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Wednesday, May 9, 2012

Whether You Have A Job Or Not, These Structural Changes In The U.S. Economy Are Important To You!!

The Current Issue of the McKinsey Quarterly has these observations about "The Changing Shape of U. S. Recessions".  It goes like this:  From the end of World War II until the collapse of the Soviet Union, US recessions and recoveries followed a predictable pattern:  when demand recovered and GDP growth resumed, employers hired again.  But for the past two decades, recessions have become periods of accelerated structural change--longer "jobless recoveries" that result in years, not months, of unemployment.  At the rate of net job creation, it will take more than 60 months (five years) to replace the jobs lost in the 2008-09 recession.

The impact on employment is getting deeper.  In the 2008 recession, employment declined by 6.34%--twice as much in all previous postwar recessions--with 8.4 million jobs lost from peak to trough.

These developments are symptoms of deeper changes.  In earlier recessions, companies kept more workers on the payroll than they needed, trading some productivity for the ability to meet demand quickly when it bounced back.  Recent downturns, on the other hand, have been a time for tough decisions about which activities are essential and which are not and about the footprint a company needs to be globally competitive.  More layoffs than in the past have been permanent; firms are relying more on temporary, contract workers; and technology is changing the nature of work by helping to disaggregate jobs into smaller tasks that can be performed by combinations of people and increasingly intelligent machines, sometimes in far-flung locations.  The evolution of these forces will shape the future of US job creation.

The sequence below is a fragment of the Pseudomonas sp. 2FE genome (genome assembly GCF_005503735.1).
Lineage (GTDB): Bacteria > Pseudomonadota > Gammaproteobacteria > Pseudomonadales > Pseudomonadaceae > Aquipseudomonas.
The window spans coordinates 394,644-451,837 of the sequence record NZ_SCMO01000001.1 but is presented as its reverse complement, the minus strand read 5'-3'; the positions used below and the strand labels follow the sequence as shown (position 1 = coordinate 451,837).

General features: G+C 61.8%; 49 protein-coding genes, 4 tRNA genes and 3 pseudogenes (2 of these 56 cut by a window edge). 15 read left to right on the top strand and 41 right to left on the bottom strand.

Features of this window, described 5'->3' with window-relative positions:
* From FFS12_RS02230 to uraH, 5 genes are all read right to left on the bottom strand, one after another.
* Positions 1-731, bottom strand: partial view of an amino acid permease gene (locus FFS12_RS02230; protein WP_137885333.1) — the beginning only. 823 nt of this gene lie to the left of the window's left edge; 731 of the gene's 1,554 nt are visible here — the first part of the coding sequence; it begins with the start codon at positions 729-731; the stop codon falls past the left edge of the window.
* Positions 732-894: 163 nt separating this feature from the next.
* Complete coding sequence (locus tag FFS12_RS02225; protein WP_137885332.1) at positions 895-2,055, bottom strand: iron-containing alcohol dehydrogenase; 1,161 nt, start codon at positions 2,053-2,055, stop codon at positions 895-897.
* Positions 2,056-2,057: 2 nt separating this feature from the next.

Months elapsed between return of real GDP to prerecession peak and return of employment to prerecession peak.

1948      6
1953      7
1957      6
1960      6
1973      3
1981     6

1990      15
2001      39
2008      60+

The Great Recession Conspiracy contains a survey of jobs that will  face increasing demand in the immediate, and longer, future.  They all require more education and/or training.  If you are out of work now, or really worried about the safety of your current job, stop reading here and go to work on a plan for your new career.  Your old job ain't comin' back!!!

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